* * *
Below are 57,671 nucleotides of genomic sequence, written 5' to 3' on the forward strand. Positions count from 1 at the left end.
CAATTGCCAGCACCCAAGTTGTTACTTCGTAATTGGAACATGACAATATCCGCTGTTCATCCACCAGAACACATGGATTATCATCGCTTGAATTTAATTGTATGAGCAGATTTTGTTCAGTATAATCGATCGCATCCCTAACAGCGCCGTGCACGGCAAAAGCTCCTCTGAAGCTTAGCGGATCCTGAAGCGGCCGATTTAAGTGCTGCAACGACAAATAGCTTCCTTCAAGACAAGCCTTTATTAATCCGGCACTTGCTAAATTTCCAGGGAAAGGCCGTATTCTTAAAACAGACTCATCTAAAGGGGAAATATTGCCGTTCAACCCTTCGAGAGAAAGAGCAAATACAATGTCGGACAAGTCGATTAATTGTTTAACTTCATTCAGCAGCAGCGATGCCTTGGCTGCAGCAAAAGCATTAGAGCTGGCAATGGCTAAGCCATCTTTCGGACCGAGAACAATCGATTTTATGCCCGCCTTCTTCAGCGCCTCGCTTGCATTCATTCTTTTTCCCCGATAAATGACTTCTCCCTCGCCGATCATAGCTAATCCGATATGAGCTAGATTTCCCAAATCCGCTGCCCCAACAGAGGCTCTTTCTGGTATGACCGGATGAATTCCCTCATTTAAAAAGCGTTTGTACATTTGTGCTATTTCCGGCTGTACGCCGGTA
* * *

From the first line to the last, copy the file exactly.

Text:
Below are 57,671 nucleotides of genomic sequence, written 5' to 3' on the forward strand. Positions count from 1 at the left end.
CAATTGCCAGCACCCAAGTTGTTACTTCGTAATTGGAACATGACAATATCCGCTGTTCATCCACCAGAACACATGGATTATCATCGCTTGAATTTAATTGTATGAGCAGATTTTGTTCAGTATAATCGATCGCATCCCTAACAGCGCCGTGCACGGCAAAAGCTCCTCTGAAGCTTAGCGGATCCTGAAGCGGCCGATTTAAGTGCTGCAACGACAAATAGCTTCCTTCAAGACAAGCCTTTATTAATCCGGCACTTGCTAAATTTCCAGGGAAAGGCCGTATTCTTAAAACAGACTCATCTAAAGGGGAAATATTGCCGTTCAACCCTTCGAGAGAAAGAGCAAATACAATGTCGGACAAGTCGATTAATTGTTTAACTTCATTCAGCAGCAGCGATGCCTTGGCTGCAGCAAAAGCATTAGAGCTGGCAATGGCTAAGCCATCTTTCGGACCGAGAACAATCGATTTTATGCCCGCCTTCTTCAGCGCCTCGCTTGCATTCATTCTTTTTCCCCGATAAATGACTTCTCCCTCGCCGATCATAGCTAATCCGATATGAGCTAGATTTCCCAAATCCGCTGCCCCAACAGAGGCTCTTTCTGGTATGACCGGATGAATTCCCTCATTTAAAAAGCGTTTGTACATTTGTGCTATTTCCGGCTGTACGCCGGTA